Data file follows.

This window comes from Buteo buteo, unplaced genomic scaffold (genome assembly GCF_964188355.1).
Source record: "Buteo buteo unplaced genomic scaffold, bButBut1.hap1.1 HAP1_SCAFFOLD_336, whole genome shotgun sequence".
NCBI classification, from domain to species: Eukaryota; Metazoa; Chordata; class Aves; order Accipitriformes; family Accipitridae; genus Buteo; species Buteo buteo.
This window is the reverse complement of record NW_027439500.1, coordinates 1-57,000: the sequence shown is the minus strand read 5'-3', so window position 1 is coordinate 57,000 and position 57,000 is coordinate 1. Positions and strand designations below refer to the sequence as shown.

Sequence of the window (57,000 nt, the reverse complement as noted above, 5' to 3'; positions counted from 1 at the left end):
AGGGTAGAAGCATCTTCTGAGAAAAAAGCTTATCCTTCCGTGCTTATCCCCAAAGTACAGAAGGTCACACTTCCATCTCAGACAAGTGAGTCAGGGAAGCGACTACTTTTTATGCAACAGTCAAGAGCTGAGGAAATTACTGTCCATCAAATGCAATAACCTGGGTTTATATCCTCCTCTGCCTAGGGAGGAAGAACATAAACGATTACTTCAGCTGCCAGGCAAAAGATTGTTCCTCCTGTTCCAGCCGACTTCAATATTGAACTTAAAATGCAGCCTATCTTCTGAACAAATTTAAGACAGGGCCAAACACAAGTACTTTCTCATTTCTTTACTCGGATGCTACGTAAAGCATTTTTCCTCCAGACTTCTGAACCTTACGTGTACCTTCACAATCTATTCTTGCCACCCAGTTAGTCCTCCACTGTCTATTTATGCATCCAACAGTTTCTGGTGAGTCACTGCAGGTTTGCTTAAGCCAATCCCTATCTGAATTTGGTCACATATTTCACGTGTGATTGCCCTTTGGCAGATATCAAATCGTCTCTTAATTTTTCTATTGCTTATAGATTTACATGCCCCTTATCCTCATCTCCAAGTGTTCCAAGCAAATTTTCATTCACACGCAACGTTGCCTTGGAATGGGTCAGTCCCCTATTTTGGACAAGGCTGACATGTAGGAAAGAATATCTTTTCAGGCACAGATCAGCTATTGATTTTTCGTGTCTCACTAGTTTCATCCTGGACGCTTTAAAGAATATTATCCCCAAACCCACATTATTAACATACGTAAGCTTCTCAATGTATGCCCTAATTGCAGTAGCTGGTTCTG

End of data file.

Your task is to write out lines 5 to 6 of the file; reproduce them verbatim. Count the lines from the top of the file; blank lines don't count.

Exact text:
Sequence of the window (57,000 nt, the reverse complement as noted above, 5' to 3'; positions counted from 1 at the left end):
AGGGTAGAAGCATCTTCTGAGAAAAAAGCTTATCCTTCCGTGCTTATCCCCAAAGTACAGAAGGTCACACTTCCATCTCAGACAAGTGAGTCAGGGAAGCGACTACTTTTTATGCAACAGTCAAGAGCTGAGGAAATTACTGTCCATCAAATGCAATAACCTGGGTTTATATCCTCCTCTGCCTAGGGAGGAAGAACATAAACGATTACTTCAGCTGCCAGGCAAAAGATTGTTCCTCCTGTTCCAGCCGACTTCAATATTGAACTTAAAATGCAGCCTATCTTCTGAACAAATTTAAGACAGGGCCAAACACAAGTACTTTCTCATTTCTTTACTCGGATGCTACGTAAAGCATTTTTCCTCCAGACTTCTGAACCTTACGTGTACCTTCACAATCTATTCTTGCCACCCAGTTAGTCCTCCACTGTCTATTTATGCATCCAACAGTTTCTGGTGAGTCACTGCAGGTTTGCTTAAGCCAATCCCTATCTGAATTTGGTCACATATTTCACGTGTGATTGCCCTTTGGCAGATATCAAATCGTCTCTTAATTTTTCTATTGCTTATAGATTTACATGCCCCTTATCCTCATCTCCAAGTGTTCCAAGCAAATTTTCATTCACACGCAACGTTGCCTTGGAATGGGTCAGTCCCCTATTTTGGACAAGGCTGACATGTAGGAAAGAATATCTTTTCAGGCACAGATCAGCTATTGATTTTTCGTGTCTCACTAGTTTCATCCTGGACGCTTTAAAGAATATTATCCCCAAACCCACATTATTAACATACGTAAGCTTCTCAATGTATGCCCTAATTGCAGTAGCTGGTTCTG